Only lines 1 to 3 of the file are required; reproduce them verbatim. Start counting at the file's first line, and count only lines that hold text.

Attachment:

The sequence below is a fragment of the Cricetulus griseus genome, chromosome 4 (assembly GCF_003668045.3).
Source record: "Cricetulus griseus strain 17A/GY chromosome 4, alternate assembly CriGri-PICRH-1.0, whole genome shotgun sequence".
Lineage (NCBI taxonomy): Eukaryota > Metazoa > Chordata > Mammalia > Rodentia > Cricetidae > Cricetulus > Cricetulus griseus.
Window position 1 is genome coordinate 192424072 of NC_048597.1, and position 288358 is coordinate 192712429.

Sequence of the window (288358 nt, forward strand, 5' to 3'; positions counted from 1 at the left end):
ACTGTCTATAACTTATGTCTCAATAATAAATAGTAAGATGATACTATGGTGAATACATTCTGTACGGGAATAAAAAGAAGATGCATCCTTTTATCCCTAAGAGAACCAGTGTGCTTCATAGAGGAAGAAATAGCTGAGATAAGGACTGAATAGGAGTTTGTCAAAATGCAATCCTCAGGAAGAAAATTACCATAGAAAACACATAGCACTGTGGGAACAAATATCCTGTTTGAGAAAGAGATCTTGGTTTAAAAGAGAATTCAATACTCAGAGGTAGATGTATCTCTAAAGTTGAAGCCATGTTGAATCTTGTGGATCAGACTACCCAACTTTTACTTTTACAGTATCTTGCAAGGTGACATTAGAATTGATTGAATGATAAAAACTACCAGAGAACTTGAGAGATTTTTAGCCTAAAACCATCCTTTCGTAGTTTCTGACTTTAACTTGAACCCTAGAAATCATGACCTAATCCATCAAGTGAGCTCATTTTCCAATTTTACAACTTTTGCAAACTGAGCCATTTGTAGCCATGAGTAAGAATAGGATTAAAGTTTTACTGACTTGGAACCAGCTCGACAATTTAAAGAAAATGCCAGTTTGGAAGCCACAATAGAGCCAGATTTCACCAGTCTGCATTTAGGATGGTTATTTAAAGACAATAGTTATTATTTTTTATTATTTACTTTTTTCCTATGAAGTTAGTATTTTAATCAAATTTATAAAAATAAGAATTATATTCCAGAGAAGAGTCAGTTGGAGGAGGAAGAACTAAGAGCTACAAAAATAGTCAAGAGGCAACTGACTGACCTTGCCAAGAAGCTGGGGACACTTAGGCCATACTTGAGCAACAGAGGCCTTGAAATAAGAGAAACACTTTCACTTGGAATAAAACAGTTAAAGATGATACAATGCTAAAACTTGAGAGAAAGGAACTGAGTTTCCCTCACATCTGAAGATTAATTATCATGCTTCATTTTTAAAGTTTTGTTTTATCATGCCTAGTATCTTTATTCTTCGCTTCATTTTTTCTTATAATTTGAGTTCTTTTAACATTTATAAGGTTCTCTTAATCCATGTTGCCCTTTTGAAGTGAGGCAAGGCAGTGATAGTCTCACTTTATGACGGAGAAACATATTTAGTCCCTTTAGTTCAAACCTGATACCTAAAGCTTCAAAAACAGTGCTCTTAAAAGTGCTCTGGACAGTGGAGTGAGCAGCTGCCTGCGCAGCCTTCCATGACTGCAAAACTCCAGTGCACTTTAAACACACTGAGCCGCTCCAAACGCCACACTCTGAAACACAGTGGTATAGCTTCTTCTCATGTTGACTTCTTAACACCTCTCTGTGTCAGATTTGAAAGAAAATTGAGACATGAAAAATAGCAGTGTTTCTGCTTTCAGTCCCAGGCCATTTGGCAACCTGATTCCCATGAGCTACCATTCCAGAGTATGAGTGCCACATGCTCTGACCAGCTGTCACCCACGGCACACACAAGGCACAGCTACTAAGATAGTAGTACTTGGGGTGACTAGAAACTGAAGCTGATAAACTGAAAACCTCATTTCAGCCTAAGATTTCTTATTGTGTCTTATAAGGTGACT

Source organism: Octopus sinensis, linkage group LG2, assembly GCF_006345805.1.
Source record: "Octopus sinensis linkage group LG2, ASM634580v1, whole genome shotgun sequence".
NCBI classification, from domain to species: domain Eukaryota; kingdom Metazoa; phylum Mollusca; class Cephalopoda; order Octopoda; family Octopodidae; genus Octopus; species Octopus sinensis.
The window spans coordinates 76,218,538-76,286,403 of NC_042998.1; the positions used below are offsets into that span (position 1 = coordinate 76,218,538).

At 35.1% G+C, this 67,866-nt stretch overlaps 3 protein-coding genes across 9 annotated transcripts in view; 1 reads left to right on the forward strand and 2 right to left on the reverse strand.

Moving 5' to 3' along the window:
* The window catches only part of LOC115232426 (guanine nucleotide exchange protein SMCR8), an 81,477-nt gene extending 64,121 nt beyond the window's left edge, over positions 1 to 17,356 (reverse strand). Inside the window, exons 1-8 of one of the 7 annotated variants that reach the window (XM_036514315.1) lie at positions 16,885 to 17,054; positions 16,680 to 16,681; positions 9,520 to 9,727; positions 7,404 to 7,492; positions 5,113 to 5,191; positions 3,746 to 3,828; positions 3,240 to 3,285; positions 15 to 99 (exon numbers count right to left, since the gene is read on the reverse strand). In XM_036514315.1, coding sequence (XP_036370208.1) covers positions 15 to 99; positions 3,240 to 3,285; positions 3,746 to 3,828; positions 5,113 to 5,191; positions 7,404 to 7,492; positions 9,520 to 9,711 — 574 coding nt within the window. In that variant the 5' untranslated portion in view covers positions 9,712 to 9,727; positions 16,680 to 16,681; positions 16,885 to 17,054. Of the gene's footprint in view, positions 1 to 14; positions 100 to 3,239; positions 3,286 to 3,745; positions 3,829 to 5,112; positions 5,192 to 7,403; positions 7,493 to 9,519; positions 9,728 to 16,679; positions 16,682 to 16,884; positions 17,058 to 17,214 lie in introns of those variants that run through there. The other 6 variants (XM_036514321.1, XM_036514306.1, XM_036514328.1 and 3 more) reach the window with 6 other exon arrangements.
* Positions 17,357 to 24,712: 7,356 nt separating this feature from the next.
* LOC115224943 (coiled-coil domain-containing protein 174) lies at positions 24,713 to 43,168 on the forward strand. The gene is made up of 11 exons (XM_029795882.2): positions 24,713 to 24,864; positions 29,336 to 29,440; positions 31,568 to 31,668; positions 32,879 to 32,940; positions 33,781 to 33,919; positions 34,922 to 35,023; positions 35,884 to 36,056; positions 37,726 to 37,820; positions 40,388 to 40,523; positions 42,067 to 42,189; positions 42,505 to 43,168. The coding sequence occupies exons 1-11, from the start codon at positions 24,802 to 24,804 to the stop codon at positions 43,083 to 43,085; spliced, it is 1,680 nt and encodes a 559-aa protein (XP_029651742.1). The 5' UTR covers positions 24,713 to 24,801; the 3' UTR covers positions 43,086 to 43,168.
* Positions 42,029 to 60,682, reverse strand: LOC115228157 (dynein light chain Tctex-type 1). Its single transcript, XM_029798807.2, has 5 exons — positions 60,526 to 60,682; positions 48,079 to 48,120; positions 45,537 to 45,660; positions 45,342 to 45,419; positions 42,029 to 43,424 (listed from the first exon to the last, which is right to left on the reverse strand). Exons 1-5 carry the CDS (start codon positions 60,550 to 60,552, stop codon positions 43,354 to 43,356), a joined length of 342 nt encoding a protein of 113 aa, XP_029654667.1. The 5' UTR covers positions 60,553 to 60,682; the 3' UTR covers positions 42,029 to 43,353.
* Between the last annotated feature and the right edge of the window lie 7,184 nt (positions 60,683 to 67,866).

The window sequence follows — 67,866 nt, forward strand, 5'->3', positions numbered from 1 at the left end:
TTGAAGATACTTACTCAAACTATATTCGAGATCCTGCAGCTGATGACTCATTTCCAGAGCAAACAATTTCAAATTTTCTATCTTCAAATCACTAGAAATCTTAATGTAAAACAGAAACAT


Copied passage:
The sequence below is a fragment of the Cricetulus griseus genome, chromosome 4 (assembly GCF_003668045.3).
Source record: "Cricetulus griseus strain 17A/GY chromosome 4, alternate assembly CriGri-PICRH-1.0, whole genome shotgun sequence".
Lineage (NCBI taxonomy): Eukaryota > Metazoa > Chordata > Mammalia > Rodentia > Cricetidae > Cricetulus > Cricetulus griseus.